- This story was originally published in December 2010
A huge dump of snow on Vancouver Island's Mount Washington has buried roads and forced some condo guests to shovel themselves out of their second-storey accommodations.
The Mount Washington Alpine Resort has been hit by record amounts of snow over the past five days, leaving the mountain with a snow pack of 520 centimetres at the base. Ski resort officials believe the snow pack is higher than any other resort in the world right now.
Resort guest Rob Frias and his friends were booked into a second-floor condo unit when the snowfall hit.
Frias said they found themselves stranded when the snow didn't let up — so they dug themselves out.
"Us gents … we were pretty bored so we started jumping out the window and realized that we were looking at about 15 feet of snow, so to pass the time we grabbed some hot chocolate and started tunneling."
Frias and his friends dug a tunnel right up to the second storey.
Meanwhile, some residents and visitors are unhappy with the state of the roads at the vacation destination.
Ron DeBoer, who has the contract to clear the roads, said he's been unfairly criticized.
Mount Washington, B.C.
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"[You] can't clear the driveway when there's four or six vehicles buried in there and a lot of people seem to think that I'm going to get out my machine and hand-dig their cars out and it's not in the cards," he said.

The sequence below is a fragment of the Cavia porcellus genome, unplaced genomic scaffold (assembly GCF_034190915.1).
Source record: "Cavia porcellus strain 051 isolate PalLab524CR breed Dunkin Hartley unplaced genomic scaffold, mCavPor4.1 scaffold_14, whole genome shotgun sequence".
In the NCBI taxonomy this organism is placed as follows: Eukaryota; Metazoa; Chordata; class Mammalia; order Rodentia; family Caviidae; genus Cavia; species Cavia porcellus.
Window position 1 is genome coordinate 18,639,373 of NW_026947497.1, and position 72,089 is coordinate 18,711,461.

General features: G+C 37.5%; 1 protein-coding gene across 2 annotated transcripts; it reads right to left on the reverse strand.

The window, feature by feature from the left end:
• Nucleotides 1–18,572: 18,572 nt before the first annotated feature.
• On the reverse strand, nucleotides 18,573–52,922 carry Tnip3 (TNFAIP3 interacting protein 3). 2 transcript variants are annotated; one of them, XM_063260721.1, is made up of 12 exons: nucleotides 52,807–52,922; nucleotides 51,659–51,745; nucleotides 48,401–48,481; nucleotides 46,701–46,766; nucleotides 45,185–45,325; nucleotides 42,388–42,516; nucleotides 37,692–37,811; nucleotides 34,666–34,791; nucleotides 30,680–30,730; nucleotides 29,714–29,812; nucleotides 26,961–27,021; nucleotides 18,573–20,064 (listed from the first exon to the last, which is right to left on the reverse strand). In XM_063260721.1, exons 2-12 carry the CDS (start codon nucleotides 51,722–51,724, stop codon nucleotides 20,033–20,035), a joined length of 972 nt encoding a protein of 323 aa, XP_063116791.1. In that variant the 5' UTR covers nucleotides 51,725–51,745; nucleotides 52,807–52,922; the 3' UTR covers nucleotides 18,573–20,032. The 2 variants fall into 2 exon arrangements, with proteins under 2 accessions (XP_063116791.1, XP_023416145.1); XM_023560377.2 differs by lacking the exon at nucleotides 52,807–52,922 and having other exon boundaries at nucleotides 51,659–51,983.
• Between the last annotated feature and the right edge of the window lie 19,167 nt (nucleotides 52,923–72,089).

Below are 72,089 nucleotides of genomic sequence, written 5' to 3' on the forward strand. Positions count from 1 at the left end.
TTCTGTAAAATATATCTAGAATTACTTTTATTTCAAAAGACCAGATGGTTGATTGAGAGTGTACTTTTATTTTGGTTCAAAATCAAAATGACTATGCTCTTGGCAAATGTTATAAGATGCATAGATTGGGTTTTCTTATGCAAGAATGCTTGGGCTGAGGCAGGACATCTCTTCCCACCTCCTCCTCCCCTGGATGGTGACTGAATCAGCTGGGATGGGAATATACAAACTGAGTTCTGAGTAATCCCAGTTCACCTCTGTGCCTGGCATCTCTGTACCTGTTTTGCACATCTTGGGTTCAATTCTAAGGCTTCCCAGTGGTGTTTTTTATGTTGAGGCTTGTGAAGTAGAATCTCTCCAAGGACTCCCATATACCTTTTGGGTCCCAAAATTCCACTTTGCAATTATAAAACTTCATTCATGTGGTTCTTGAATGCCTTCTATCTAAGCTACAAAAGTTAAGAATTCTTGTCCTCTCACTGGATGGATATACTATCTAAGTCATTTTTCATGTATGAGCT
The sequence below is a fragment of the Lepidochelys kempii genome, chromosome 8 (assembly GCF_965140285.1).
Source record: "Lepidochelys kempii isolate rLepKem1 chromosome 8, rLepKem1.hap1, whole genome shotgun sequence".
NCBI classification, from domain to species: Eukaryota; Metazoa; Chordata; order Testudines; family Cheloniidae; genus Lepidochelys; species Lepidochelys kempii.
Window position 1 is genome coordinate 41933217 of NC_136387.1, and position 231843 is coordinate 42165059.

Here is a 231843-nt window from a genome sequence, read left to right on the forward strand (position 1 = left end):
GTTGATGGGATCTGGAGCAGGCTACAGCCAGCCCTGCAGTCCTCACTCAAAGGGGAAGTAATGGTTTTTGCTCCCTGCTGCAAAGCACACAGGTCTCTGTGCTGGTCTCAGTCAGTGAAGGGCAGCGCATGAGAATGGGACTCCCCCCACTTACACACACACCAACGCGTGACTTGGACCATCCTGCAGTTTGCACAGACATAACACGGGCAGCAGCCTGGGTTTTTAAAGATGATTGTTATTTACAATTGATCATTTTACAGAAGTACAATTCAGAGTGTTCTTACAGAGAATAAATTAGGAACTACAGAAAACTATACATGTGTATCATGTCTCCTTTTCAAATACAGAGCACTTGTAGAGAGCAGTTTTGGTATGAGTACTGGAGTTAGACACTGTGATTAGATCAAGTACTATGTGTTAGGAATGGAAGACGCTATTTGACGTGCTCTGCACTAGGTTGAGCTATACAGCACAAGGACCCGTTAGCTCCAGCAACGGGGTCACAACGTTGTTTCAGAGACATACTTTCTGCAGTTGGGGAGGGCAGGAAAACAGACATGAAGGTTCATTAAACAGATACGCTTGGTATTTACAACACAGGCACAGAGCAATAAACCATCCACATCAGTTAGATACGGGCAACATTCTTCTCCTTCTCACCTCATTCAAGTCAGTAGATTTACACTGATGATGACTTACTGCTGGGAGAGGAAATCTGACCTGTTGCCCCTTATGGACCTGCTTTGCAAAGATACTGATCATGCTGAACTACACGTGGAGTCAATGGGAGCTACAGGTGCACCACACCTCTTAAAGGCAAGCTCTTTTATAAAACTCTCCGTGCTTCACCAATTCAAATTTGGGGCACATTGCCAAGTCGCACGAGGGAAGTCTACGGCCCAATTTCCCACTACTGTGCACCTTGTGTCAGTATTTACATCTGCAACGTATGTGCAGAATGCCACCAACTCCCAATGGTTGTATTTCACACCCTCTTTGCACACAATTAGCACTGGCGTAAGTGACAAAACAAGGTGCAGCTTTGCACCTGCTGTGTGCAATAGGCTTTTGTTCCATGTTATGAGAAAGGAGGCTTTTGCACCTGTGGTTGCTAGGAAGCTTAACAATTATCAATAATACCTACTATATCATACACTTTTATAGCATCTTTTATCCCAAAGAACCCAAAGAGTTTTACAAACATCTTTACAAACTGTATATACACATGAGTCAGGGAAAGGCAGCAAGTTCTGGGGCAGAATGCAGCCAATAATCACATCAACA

DeBoer said crews are working as fast as possible, and it's been nothing but long days and aggravation since the snow hit.
"Everybody up here seems to think that they should come first and they don't understand we can only be in one parking lot at a time," he said.
"[With] vehicles stuck in the snow, you gotta wait for them to move, you gotta dig them out … abandoned vehicles are a real problem, [and] people just walking around in a daze won't get out of the way of the machine … I'm pushing a load of snow, it's like a transport truck going down the highway, and they'll just step out and walk in front. I don't understand the mentality."
There have been reports of cars buried under blankets of snow, and some visitors who were stuck at the ski site for as long as two days because of the volume of snow.